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FACT CHECK: Hochul camp disputes Collins tax policy

A press release from Kathy Hochul's office, dated 1 Aug., had this headline:

"HOCHUL CAMPAIGN RESPONDS TO CHRIS COLLINS’ PUSH FOR MORE DEFICIT-RAISING TAX CUTS FOR MILLIONAIRES AND BILLIONAIRES"

Hochul's Campaign Manager Francis Thomas cites a report issued by the Center for Budget and Policy Priorities [CBPP] stating:

"Economists say that cutting taxes for the richest Americans would raise the deficit by “nearly $1 trillion” and give the most benefits to people making more than $1 million per year."

Thomas goes on to cite a [CBPP] article dated 7/19/2012 that poses the proposition that maintaining the Bush Tax Cuts for those in the upper 2 percent would, in fact, add deficits of more than $1 trillion to the 2013 budget.

"According to the nonpartisan Center for Budget and Policy Priorities (CBPP),
just 2.5 percent of small business owners face top tax rates. In a July 2012 study, they wrote 'allowing the top two marginal tax rates to return to pre-2001 levels as scheduled next year would affect very few small businesses, a recent Treasury Department study found. The study shows that only 2.5 percent of small business owners face the top two rates.' ” [CBPP 7/19/2012]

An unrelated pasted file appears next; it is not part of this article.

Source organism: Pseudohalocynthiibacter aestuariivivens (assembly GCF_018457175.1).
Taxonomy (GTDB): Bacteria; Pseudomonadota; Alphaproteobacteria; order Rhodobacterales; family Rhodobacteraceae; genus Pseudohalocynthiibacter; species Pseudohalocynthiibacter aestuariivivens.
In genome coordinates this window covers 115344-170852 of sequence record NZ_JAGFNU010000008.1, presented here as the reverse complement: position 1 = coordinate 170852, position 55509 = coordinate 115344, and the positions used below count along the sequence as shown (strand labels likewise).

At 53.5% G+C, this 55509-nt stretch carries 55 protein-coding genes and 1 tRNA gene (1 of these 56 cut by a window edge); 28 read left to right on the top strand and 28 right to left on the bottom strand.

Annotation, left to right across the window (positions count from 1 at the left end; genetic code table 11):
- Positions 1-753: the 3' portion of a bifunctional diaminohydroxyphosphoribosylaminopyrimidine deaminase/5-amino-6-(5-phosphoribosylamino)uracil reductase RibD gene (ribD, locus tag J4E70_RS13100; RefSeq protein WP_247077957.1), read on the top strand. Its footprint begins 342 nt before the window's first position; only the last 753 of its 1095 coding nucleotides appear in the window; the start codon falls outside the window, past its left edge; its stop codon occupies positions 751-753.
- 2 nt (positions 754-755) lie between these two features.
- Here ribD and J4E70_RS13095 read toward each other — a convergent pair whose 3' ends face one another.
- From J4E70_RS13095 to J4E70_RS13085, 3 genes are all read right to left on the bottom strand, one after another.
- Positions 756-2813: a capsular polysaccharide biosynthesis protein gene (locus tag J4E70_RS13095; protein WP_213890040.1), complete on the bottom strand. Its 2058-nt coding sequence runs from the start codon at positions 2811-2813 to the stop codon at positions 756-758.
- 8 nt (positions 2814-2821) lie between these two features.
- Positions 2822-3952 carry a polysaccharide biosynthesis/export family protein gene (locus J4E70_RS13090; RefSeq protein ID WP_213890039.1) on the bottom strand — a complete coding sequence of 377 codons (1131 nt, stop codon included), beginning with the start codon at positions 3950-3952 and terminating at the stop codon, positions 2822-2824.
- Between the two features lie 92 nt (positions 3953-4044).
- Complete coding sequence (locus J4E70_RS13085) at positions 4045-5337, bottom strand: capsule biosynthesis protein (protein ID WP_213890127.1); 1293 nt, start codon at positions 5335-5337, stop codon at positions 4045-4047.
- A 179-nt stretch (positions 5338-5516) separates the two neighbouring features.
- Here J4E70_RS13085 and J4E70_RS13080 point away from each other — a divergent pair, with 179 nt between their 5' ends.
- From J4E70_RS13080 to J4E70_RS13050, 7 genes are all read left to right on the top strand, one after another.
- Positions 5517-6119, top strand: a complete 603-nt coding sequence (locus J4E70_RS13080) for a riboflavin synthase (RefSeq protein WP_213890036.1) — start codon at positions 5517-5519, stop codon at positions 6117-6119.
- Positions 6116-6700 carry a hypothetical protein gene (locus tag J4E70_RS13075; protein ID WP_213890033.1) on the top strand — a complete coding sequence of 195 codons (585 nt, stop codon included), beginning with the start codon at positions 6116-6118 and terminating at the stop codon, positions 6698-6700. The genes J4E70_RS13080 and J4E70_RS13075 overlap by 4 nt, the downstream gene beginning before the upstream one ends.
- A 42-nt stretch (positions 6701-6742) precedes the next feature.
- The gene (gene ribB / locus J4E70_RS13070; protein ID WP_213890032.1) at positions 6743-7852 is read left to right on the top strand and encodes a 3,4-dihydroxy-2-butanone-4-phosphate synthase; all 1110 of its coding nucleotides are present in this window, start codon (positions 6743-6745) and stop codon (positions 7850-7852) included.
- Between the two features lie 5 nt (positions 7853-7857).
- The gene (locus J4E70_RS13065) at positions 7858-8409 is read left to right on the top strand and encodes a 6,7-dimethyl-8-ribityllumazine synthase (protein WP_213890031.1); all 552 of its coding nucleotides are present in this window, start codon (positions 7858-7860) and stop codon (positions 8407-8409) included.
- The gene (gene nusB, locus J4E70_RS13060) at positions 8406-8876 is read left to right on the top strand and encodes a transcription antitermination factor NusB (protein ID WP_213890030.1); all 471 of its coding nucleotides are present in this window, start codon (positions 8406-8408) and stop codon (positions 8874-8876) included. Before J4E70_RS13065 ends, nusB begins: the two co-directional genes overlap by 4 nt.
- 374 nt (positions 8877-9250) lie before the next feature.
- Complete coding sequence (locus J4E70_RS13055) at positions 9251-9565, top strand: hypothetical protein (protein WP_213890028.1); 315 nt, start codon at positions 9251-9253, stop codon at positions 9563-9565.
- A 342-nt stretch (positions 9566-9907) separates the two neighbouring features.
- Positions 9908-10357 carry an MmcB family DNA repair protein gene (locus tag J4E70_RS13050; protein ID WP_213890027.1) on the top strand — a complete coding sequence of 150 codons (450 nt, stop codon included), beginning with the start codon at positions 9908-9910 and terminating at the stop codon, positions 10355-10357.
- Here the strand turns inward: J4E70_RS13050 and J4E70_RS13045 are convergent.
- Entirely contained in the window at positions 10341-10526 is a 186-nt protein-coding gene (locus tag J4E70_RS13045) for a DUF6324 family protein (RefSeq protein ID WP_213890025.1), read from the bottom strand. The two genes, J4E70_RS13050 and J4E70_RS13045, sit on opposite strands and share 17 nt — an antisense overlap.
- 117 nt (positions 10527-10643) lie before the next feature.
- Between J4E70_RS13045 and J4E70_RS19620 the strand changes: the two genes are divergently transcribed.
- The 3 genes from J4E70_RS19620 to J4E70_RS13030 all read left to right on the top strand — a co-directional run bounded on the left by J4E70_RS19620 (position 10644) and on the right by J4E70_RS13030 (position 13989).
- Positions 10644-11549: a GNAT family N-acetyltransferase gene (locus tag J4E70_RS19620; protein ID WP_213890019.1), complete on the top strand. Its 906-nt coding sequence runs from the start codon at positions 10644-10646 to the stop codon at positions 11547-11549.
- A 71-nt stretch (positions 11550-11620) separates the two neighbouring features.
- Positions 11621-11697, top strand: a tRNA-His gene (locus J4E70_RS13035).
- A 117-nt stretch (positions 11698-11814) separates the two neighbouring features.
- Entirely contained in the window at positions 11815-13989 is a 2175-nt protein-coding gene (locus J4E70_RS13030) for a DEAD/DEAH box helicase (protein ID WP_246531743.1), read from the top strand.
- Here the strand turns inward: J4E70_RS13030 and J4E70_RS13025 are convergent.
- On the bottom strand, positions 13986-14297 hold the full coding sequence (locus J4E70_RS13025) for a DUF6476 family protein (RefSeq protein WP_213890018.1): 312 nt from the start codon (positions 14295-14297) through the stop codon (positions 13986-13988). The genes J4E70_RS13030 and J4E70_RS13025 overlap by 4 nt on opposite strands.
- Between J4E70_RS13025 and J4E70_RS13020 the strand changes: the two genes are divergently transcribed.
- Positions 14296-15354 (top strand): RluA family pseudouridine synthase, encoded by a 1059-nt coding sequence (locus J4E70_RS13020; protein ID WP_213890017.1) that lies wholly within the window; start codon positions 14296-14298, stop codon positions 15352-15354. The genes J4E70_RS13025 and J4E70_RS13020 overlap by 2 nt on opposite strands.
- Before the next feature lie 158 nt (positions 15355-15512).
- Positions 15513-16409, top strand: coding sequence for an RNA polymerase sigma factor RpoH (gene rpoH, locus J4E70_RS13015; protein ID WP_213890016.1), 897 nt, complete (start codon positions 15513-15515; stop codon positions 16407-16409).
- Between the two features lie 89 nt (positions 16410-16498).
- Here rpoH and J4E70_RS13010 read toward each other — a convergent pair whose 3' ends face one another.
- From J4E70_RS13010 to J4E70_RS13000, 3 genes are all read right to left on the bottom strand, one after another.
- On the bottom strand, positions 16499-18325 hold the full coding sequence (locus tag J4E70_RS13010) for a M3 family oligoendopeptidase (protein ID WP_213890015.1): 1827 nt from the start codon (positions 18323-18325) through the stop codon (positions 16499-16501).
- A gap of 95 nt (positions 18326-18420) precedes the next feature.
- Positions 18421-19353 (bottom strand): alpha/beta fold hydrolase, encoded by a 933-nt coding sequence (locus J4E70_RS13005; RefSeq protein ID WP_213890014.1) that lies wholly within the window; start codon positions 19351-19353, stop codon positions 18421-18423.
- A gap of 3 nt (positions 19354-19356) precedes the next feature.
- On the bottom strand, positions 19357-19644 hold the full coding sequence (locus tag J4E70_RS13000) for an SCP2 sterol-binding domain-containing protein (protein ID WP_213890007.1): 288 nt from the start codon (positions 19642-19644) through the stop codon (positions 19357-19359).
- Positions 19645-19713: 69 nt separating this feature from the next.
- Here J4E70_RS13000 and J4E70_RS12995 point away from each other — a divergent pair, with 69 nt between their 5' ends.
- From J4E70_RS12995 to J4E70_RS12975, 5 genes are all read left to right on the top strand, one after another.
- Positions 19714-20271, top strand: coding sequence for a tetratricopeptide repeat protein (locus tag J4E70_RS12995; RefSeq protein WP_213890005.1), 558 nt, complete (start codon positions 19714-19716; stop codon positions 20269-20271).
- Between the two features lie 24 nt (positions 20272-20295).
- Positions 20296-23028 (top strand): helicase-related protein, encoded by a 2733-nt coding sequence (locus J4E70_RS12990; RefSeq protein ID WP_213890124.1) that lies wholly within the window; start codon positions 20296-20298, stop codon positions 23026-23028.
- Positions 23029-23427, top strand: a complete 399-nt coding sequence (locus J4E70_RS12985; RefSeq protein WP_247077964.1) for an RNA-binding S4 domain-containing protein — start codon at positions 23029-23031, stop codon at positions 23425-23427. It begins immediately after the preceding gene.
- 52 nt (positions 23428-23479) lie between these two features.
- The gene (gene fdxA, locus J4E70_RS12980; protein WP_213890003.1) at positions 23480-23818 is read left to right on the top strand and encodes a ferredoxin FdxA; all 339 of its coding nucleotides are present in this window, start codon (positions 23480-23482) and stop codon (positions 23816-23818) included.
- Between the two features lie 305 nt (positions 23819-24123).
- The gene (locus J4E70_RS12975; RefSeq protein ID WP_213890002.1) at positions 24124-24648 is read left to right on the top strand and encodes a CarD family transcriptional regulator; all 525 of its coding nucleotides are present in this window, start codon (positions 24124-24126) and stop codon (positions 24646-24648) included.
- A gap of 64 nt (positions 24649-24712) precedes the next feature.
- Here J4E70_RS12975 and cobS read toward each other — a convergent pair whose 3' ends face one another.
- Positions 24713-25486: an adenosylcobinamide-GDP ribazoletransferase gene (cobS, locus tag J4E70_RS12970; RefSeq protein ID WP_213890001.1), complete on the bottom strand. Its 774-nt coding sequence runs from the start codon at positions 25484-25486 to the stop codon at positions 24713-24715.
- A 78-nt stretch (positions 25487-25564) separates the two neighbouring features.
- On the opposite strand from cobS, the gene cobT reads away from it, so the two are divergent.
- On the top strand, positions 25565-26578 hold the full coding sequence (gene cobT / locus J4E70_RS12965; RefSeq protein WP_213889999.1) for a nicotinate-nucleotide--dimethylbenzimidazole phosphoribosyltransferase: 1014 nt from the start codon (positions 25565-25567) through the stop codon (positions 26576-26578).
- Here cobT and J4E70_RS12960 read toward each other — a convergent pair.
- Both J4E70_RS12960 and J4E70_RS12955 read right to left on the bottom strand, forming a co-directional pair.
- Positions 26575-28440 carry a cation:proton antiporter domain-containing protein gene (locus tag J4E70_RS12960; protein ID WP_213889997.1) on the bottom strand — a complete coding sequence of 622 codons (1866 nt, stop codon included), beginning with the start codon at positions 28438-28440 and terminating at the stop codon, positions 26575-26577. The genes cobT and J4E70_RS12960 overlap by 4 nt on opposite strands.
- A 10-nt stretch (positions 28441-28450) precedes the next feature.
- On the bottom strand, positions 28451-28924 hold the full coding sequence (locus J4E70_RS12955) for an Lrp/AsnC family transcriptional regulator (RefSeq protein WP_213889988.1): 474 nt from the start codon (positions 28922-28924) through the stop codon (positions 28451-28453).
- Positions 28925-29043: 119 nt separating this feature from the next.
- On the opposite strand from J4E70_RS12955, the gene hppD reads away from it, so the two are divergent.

Although the CBPP does, in fact, claim to be "nonpartisan" on its Web site, further reading clearly disputes this claim. On the page titled "Experts" on the CBPP Web site, my research shows that all but one of those listed on the page have held positions with the Democrat Party. Of the 46 names listed in various positions, not one has held a position in the GOP or any other conservative or moderate think tank of a similar nature. Below are four examples selected from the Federal Fiscal Policy Section.

Jared Bernstein (Senior Fellow) is a Senior Fellow at the Center on Budget and Policy Priorities. From 2009 to 2011, Bernstein was the chief economist and economic adviser to Vice President Joseph Biden in the Obama Administration. Bernstein is considered to represent a progressive, pro-labor perspective.

Indivar Dutta-Gupta (Policy Advisor) was involved with Amnesty International USA, as a member of its Economic, Social and Cultural Rights Advisory Group and in other volunteer positions. After graduating from the University of Chicago in June 2005, Dutta-Gupta came to D.C. to work with a nonprofit Democratic consulting firm on political campaigns, food and hunger, international development, energy and national security issues. While in college, he interned at the Chicago office of U.S. Senator Richard J. Durbin (D-IL).

James R. Horney (Vice President for Federal Fiscal Policy) was a deputy Democratic staff director at the Senate Budget Committee from 2001 through 2004.

Chuck Marr is the director of federal tax policy at the Center on Budget and Policy Priorities. He served as economic policy adviser to Senate Majority Leader Tom Daschle.

Further, the report cited by Thomas has come under fire from nonpartisan and conservative tax policy organizations like the TaxFoundation and the Heritage Foundation.

"While we applaud the CBPP's obvious success at bringing attention to the budget, it paints an incomplete picture to place only certain budget items in a graph of the deficit, as if that demonstrates causality. Why not throw entitlement spending in the deficit category, or defense spending, or certain initiatives from the Clinton years? Better yet, why not simply show the entire budget, and in a larger historical context?